Growth in the global economy in the first half of 2006 was geographically better balanced than previously: it remained very robust in the emerging countries of Asia, while the euro zone enjoyed a strong domestic demand-led rebound. Growth slackened in both the United States and Japan in the second quarter.

Looking ahead, global growth is expected to slow in 2007.  Less accommodating monetary policies designed to combat inflationary pressures are raising the cost of debt, in particular household debt. Until now, lending had helped counteract the negative effects on domestic demand of dearer oil (up 100% since 2003). Looking ahead, assuming by convention that the price of oil remains stable, persistently high energy prices will continue to hold back growth in 2007.

In addition to these global factors, for the American economy the housing market slowdown will weigh on residential investment and consumption (via the wealth effect and declining mortgage equity withdrawal volumes). In the euro zone, Germany and Italy will have to continue to make substantial efforts to cut their public deficits. However, European companies are in strong financial health, and this will help to sustain investment and limit the slowdown in the euro zone. Growth in 2007 will be below potential in the United States, and very slightly so in the euro zone. Now that it has put deflation behind it, Japan will again be carried along by its own dynamic and enjoy above potential growth.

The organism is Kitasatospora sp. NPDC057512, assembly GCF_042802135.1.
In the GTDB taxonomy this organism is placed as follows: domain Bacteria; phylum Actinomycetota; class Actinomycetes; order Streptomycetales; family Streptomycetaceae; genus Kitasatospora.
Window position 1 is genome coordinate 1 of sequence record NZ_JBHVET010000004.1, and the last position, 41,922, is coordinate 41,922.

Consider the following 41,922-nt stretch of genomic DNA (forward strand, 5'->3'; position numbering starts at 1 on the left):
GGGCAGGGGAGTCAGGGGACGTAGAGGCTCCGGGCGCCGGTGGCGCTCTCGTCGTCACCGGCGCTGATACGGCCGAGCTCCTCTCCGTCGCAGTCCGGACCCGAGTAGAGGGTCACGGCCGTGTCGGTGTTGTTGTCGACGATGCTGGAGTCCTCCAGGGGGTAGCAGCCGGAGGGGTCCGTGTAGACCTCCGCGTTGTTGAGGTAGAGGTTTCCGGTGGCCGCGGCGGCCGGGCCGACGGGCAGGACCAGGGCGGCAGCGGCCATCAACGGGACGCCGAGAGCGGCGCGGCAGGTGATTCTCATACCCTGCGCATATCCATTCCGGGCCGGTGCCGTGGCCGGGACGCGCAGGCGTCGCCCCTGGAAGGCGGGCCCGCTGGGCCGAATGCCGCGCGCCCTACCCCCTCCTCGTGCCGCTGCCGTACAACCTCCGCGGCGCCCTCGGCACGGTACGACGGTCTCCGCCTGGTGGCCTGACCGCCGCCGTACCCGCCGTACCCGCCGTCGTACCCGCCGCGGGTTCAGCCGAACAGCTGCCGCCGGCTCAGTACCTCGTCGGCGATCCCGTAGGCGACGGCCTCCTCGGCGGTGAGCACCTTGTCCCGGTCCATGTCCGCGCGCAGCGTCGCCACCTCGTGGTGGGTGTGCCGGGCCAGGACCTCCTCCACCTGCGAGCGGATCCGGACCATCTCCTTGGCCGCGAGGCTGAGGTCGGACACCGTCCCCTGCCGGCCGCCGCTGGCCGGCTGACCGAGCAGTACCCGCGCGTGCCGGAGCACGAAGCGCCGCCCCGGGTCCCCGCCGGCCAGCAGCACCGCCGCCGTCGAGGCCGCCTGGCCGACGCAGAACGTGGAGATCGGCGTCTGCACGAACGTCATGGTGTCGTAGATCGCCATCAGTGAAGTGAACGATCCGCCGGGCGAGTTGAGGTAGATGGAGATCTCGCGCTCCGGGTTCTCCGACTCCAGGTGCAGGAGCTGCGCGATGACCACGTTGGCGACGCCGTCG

There will be no deterioration in the global imbalances, i.e. the US current account deficit, Asia's and the oil exporters' surpluses, but these will remain substantial. The risk of a brutal adjustment of exchange rates and risk premiums cannot be ruled out.

Trésor-Economics No. 1